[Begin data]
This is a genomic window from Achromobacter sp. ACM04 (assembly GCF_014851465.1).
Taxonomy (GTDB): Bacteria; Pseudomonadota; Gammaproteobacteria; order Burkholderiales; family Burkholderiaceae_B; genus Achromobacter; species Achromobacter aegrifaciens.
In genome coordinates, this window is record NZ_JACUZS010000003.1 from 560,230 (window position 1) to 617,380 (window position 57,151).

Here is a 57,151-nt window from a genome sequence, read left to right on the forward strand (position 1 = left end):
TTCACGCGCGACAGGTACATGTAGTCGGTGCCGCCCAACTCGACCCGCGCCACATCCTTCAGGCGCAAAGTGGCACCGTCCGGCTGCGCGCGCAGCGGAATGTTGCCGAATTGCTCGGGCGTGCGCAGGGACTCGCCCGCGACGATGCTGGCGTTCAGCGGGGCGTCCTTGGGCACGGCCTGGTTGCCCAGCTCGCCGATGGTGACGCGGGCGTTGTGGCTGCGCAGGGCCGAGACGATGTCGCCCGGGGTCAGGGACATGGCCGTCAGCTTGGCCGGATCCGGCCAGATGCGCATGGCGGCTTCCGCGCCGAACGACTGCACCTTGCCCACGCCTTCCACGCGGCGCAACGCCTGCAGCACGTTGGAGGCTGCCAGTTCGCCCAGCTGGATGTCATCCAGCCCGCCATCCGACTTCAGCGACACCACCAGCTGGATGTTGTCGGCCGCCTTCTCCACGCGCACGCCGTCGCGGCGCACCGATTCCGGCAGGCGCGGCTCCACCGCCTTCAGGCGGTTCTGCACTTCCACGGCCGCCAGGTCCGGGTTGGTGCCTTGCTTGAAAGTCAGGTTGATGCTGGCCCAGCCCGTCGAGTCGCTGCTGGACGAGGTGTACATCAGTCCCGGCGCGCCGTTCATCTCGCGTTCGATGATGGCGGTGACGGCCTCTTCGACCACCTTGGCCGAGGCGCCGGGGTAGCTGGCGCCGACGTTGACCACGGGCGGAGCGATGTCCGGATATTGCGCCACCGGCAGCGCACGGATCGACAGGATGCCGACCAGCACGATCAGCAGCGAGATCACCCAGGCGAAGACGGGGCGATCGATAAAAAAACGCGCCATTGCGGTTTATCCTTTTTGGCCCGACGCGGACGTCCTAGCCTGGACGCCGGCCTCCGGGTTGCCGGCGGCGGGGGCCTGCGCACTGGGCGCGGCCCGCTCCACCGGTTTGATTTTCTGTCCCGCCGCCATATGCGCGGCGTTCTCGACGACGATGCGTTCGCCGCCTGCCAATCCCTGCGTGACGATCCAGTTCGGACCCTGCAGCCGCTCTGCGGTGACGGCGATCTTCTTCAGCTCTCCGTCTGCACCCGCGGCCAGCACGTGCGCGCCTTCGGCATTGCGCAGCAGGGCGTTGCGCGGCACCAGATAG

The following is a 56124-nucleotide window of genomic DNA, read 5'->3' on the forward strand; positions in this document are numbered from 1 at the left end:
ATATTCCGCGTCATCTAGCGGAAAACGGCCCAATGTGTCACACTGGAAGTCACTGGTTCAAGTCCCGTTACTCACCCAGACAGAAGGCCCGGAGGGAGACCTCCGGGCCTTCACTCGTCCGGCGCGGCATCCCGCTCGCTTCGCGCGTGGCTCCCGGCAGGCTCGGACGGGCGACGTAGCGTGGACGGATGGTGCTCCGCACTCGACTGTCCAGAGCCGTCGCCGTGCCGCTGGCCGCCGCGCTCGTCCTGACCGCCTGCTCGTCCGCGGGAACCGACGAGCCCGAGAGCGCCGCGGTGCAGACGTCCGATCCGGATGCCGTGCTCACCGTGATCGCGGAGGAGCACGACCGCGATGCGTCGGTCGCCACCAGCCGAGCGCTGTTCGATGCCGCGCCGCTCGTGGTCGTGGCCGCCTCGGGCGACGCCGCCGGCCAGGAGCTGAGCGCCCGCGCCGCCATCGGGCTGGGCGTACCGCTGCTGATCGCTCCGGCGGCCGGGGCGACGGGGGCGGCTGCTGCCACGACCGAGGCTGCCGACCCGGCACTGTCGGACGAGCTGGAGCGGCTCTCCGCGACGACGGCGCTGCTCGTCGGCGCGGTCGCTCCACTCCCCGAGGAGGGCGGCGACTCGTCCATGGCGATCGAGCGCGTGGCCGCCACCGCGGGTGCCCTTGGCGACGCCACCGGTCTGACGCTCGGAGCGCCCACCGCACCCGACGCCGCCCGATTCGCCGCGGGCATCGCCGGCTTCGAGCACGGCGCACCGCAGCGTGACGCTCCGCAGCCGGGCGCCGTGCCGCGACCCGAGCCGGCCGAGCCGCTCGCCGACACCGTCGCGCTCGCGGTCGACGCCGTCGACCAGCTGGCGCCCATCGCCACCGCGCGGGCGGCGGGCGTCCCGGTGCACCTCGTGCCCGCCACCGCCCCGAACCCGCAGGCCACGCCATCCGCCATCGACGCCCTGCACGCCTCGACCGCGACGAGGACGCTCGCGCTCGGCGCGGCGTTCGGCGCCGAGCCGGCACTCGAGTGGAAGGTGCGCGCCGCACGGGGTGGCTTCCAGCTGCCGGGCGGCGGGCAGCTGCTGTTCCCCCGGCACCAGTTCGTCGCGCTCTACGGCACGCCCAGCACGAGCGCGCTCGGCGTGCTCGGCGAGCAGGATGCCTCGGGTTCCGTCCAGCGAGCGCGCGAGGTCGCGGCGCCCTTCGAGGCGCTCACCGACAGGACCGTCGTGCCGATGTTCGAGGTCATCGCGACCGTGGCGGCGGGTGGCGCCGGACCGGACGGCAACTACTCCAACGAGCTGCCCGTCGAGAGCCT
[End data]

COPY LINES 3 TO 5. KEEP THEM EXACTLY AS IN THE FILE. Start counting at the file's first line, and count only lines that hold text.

In genome coordinates, this window is record NZ_JACUZS010000003.1 from 560,230 (window position 1) to 617,380 (window position 57,151).

Here is a 57,151-nt window from a genome sequence, read left to right on the forward strand (position 1 = left end):
TTCACGCGCGACAGGTACATGTAGTCGGTGCCGCCCAACTCGACCCGCGCCACATCCTTCAGGCGCAAAGTGGCACCGTCCGGCTGCGCGCGCAGCGGAATGTTGCCGAATTGCTCGGGCGTGCGCAGGGACTCGCCCGCGACGATGCTGGCGTTCAGCGGGGCGTCCTTGGGCACGGCCTGGTTGCCCAGCTCGCCGATGGTGACGCGGGCGTTGTGGCTGCGCAGGGCCGAGACGATGTCGCCCGGGGTCAGGGACATGGCCGTCAGCTTGGCCGGATCCGGCCAGATGCGCATGGCGGCTTCCGCGCCGAACGACTGCACCTTGCCCACGCCTTCCACGCGGCGCAACGCCTGCAGCACGTTGGAGGCTGCCAGTTCGCCCAGCTGGATGTCATCCAGCCCGCCATCCGACTTCAGCGACACCACCAGCTGGATGTTGTCGGCCGCCTTCTCCACGCGCACGCCGTCGCGGCGCACCGATTCCGGCAGGCGCGGCTCCACCGCCTTCAGGCGGTTCTGCACTTCCACGGCCGCCAGGTCCGGGTTGGTGCCTTGCTTGAAAGTCAGGTTGATGCTGGCCCAGCCCGTCGAGTCGCTGCTGGACGAGGTGTACATCAGTCCCGGCGCGCCGTTCATCTCGCGTTCGATGATGGCGGTGACGGCCTCTTCGACCACCTTGGCCGAGGCGCCGGGGTAGCTGGCGCCGACGTTGACCACGGGCGGAGCGATGTCCGGATATTGCGCCACCGGCAGCGCACGGATCGACAGGATGCCGACCAGCACGATCAGCAGCGAGATCACCCAGGCGAAGACGGGGCGATCGATAAAAAAACGCGCCATTGCGGTTTATCCTTTTTGGCCCGACGCGGACGTCCTAGCCTGGACGCCGGCCTCCGGGTTGCCGGCGGCGGGGGCCTGCGCACTGGGCGCGGCCCGCTCCACCGGTTTGATTTTCTGTCCCGCCGCCATATGCGCGGCGTTCTCGACGACGATGCGTTCGCCGCCTGCCAATCCCTGCGTGACGATCCAGTTCGGACCCTGCAGCCGCTCTGCGGTGACGGCGATCTTCTTCAGCTCTCCGTCTGCACCCGCGGCCAGCACGTGCGCGCCTTCGGCATTGCGCAGCAGGGCGTTGCGCGGCACCAGATAG